In recent years, peripheral territories have often been considered as a dormitory, from which people commute daily to city centers. In the worst cases, people have to leave home in order to stay near their place of work. Small coworking spaces offer an alternative: people spend less time driving, thereby also contributing to reducing traffic and pollution, and don’t need to relocate to city centers, thereby improving their work-life balance.
The demand of workers for a flexible way of work is steadily increasing in this period: we are observing a growth in resignations, due to a bad life-work balance, and a switch to a “remote-first” approach by more and more companies.
Developing smart working is also a priority project for some PA, and Provincia Autonoma di Trento has recently approved its own strategic plan.
Despite these global tendencies, it is not easy to convince people and companies about the benefits of remote working:
- many organizations (and workers) aren’t really ready for a change in general and this could be seen as a radical transformation;
- preCOVIDly, coworking spaces were mainly used by (and offered to) freelancers or startup teams, thus they are often perceived as non-suitable to “normal office work”.
Develop our description of possible customer segments, identifying key factors useful for “micro-targeting” and building a better value proposition (e.g. commuting key characteristics as distance and frequency, general interest services localization, pull/push migration factors, etc.). You’ll work in teams in order to:
- identify and define the target segment, key characteristics and problems to be solved;
- identify territorial KPIs (Key Performance Indicators) to evaluate the creation of a coworking space;
- ideate strategies to communicate coworking’s value proposition.
Since critical thinking and auto-reflection are one of the 21st Century skills and one of the most recommended capacities required by the job market (World Economic Forum, 2020), we will propose a new way of learning based on a self-directed approach and on the integration between a formative (individual and team tasks during the challenge) and a summative evaluation (final project presentation).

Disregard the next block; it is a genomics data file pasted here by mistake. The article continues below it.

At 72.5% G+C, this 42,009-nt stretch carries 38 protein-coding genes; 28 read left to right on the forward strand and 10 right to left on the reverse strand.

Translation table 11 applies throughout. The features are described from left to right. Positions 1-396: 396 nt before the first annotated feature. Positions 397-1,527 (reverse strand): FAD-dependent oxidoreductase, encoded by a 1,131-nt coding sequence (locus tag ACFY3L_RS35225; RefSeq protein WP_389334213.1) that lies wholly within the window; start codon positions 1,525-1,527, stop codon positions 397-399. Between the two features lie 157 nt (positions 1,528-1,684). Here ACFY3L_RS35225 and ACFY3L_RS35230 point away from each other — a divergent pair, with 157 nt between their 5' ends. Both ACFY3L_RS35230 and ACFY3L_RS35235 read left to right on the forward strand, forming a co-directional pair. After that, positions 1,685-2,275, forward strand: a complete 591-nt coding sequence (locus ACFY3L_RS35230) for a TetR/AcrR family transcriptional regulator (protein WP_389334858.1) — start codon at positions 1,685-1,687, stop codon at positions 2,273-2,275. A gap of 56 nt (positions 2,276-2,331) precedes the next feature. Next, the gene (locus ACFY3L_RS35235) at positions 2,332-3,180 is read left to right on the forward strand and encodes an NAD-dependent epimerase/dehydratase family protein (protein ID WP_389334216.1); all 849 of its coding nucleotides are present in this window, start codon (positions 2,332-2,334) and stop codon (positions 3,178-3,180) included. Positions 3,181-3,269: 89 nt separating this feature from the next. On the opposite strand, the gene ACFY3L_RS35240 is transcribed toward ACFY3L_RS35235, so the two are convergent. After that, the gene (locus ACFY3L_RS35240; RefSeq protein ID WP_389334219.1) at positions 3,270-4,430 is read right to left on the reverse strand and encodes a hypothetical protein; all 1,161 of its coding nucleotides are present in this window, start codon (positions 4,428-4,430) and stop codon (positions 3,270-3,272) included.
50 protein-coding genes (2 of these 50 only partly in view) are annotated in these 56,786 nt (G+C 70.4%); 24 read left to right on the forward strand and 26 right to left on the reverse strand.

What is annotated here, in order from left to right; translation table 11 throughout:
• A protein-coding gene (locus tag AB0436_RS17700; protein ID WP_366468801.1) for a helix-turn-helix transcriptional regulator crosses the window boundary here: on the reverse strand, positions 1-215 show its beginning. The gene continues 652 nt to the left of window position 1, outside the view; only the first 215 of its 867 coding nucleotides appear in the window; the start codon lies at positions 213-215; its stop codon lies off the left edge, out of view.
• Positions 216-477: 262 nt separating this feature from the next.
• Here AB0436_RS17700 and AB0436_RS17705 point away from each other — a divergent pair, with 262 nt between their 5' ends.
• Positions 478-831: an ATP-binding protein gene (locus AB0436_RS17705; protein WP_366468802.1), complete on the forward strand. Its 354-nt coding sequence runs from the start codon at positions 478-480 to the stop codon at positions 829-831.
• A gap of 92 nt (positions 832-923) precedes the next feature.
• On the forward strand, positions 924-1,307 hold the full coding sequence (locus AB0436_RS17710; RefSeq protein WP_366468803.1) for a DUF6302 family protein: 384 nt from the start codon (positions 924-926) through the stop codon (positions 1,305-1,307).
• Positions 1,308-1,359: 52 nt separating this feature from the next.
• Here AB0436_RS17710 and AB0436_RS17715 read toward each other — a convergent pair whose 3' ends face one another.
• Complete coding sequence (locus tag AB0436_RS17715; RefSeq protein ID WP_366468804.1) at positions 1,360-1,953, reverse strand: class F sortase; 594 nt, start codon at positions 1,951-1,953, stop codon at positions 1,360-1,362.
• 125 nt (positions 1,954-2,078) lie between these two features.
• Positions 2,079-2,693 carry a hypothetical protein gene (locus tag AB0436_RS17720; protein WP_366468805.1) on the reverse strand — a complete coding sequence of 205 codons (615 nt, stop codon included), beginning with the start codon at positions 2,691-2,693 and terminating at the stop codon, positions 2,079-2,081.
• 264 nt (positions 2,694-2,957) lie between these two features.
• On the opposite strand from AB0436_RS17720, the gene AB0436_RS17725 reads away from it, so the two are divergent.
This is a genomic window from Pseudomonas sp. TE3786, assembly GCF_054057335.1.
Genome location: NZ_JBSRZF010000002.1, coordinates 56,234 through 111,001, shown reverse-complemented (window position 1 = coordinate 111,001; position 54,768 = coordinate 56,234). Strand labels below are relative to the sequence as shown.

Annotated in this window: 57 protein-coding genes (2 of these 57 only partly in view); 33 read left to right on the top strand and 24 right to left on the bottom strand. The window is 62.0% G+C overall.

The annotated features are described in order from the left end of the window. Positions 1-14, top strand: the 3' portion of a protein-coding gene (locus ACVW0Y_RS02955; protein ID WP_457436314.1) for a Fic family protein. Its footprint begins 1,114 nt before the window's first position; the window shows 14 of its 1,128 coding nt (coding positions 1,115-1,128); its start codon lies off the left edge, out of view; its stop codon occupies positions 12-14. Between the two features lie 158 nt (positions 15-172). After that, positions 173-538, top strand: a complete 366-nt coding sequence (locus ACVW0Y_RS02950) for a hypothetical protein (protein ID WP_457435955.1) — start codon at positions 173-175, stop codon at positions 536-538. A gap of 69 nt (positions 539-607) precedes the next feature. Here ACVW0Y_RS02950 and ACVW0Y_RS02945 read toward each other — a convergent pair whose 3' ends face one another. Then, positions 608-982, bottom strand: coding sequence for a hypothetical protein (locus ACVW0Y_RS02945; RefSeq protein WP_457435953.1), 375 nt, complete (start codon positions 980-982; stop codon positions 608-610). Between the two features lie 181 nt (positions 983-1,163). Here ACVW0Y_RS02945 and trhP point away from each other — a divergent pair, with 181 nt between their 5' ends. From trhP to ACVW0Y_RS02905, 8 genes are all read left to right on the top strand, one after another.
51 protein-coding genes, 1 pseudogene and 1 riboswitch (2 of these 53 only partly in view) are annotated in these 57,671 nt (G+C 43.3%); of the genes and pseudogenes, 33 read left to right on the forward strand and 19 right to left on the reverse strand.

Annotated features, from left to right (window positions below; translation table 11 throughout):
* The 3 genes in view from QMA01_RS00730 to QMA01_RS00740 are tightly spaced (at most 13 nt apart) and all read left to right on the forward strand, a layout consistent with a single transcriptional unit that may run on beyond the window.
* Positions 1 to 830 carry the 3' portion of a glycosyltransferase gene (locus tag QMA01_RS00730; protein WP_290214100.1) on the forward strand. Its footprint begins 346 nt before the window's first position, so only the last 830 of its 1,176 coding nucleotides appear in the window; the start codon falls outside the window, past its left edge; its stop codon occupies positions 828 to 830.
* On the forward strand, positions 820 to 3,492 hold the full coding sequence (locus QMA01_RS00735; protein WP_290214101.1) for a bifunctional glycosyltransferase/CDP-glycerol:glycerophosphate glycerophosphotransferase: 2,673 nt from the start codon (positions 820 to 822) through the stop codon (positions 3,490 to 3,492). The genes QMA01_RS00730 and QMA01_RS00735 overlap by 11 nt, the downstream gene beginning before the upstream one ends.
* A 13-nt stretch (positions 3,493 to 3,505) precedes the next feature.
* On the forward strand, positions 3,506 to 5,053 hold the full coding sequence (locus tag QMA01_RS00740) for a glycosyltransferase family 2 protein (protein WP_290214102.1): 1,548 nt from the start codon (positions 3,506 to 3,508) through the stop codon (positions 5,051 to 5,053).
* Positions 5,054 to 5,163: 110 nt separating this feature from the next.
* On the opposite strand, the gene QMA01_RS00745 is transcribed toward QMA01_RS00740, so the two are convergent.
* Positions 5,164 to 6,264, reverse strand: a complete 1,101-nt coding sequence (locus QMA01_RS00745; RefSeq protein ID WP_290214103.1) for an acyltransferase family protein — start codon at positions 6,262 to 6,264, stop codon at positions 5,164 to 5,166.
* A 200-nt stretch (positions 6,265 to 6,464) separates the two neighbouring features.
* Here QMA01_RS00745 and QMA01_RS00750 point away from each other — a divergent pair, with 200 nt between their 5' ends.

Self-directed approach foresees a full use of self-reflection tools. Final projects will be evaluated through different criteria, such as the solution’s feasibility and Commercial impact esteem.
Identify targets and key factors useful for “micro-targeting” and build a better value proposition for the customers, considering sustainability in all aspects:
- Persons, brains, machines and jobs stay on the territory. We embank local “brain drain”. We prevent the use of cars and consequently we decrease the number of car accidents. People work in the most wonderful places in the world where they can enjoy the breathtaking landscape, and breathe clean and pure air (social sustainability);
- Car commuting reduction. We prevent environmental, acoustic, visual, atmospheric pollution. We reduce the Carbon dioxide emission (environmental sustainability)
- Fewer car accidents, more productivity, more happiness while working, etc. have an economic impact. Local communities, companies, environment, people have an Economic gain related to coworking (economical sustainability)
These are some examples of sustainable impacts due to coworking spaces use.
You need to apply on the ECIU platform. This only applies to challenges, since only challenges are jointly organized with ECIU.